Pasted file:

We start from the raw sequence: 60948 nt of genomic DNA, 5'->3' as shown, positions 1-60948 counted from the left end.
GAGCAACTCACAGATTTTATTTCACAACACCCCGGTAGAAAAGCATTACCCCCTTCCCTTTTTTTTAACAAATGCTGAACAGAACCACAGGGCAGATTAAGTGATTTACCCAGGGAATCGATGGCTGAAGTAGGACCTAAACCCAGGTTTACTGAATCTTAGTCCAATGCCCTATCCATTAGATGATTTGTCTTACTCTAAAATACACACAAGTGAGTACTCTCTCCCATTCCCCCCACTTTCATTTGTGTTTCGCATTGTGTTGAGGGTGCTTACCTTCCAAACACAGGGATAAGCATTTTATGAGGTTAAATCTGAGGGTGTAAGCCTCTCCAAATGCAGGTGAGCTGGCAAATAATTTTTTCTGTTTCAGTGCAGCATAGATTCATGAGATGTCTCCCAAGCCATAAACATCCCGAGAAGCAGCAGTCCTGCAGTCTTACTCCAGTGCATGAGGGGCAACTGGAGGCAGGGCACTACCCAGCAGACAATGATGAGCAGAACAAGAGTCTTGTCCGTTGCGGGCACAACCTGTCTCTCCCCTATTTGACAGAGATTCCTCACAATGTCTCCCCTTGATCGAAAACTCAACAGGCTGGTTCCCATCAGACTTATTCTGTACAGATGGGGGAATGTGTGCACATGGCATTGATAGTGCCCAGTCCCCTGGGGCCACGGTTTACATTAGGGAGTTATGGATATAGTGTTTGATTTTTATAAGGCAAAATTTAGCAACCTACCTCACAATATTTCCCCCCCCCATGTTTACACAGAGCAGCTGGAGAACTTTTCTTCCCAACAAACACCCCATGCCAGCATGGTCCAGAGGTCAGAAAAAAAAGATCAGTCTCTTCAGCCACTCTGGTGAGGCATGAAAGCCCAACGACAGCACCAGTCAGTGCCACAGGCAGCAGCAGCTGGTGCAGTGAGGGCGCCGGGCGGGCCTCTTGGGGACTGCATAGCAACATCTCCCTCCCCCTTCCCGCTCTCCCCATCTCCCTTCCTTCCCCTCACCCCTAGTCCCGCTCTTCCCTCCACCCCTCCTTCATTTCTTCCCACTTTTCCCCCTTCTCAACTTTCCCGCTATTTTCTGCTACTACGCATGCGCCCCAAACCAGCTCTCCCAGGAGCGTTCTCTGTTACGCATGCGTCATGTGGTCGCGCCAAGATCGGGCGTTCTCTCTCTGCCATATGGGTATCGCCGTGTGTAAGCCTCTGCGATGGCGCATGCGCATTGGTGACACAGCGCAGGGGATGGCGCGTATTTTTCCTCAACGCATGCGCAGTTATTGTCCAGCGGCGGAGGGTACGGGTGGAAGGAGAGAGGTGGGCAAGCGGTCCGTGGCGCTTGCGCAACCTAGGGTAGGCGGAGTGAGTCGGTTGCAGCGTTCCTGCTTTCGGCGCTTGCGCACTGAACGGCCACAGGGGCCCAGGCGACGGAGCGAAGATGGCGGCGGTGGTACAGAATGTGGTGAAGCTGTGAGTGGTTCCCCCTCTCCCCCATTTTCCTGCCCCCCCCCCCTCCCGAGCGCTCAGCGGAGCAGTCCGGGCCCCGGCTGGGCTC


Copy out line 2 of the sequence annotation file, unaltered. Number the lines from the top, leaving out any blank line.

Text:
GAGCAACTCACAGATTTTATTTCACAACACCCCGGTAGAAAAGCATTACCCCCTTCCCTTTTTTTTAACAAATGCTGAACAGAACCACAGGGCAGATTAAGTGATTTACCCAGGGAATCGATGGCTGAAGTAGGACCTAAACCCAGGTTTACTGAATCTTAGTCCAATGCCCTATCCATTAGATGATTTGTCTTACTCTAAAATACACACAAGTGAGTACTCTCTCCCATTCCCCCCACTTTCATTTGTGTTTCGCATTGTGTTGAGGGTGCTTACCTTCCAAACACAGGGATAAGCATTTTATGAGGTTAAATCTGAGGGTGTAAGCCTCTCCAAATGCAGGTGAGCTGGCAAATAATTTTTTCTGTTTCAGTGCAGCATAGATTCATGAGATGTCTCCCAAGCCATAAACATCCCGAGAAGCAGCAGTCCTGCAGTCTTACTCCAGTGCATGAGGGGCAACTGGAGGCAGGGCACTACCCAGCAGACAATGATGAGCAGAACAAGAGTCTTGTCCGTTGCGGGCACAACCTGTCTCTCCCCTATTTGACAGAGATTCCTCACAATGTCTCCCCTTGATCGAAAACTCAACAGGCTGGTTCCCATCAGACTTATTCTGTACAGATGGGGGAATGTGTGCACATGGCATTGATAGTGCCCAGTCCCCTGGGGCCACGGTTTACATTAGGGAGTTATGGATATAGTGTTTGATTTTTATAAGGCAAAATTTAGCAACCTACCTCACAATATTTCCCCCCCCCATGTTTACACAGAGCAGCTGGAGAACTTTTCTTCCCAACAAACACCCCATGCCAGCATGGTCCAGAGGTCAGAAAAAAAAGATCAGTCTCTTCAGCCACTCTGGTGAGGCATGAAAGCCCAACGACAGCACCAGTCAGTGCCACAGGCAGCAGCAGCTGGTGCAGTGAGGGCGCCGGGCGGGCCTCTTGGGGACTGCATAGCAACATCTCCCTCCCCCTTCCCGCTCTCCCCATCTCCCTTCCTTCCCCTCACCCCTAGTCCCGCTCTTCCCTCCACCCCTCCTTCATTTCTTCCCACTTTTCCCCCTTCTCAACTTTCCCGCTATTTTCTGCTACTACGCATGCGCCCCAAACCAGCTCTCCCAGGAGCGTTCTCTGTTACGCATGCGTCATGTGGTCGCGCCAAGATCGGGCGTTCTCTCTCTGCCATATGGGTATCGCCGTGTGTAAGCCTCTGCGATGGCGCATGCGCATTGGTGACACAGCGCAGGGGATGGCGCGTATTTTTCCTCAACGCATGCGCAGTTATTGTCCAGCGGCGGAGGGTACGGGTGGAAGGAGAGAGGTGGGCAAGCGGTCCGTGGCGCTTGCGCAACCTAGGGTAGGCGGAGTGAGTCGGTTGCAGCGTTCCTGCTTTCGGCGCTTGCGCACTGAACGGCCACAGGGGCCCAGGCGACGGAGCGAAGATGGCGGCGGTGGTACAGAATGTGGTGAAGCTGTGAGTGGTTCCCCCTCTCCCCCATTTTCCTGCCCCCCCCCCCTCCCGAGCGCTCAGCGGAGCAGTCCGGGCCCCGGCTGGGCTC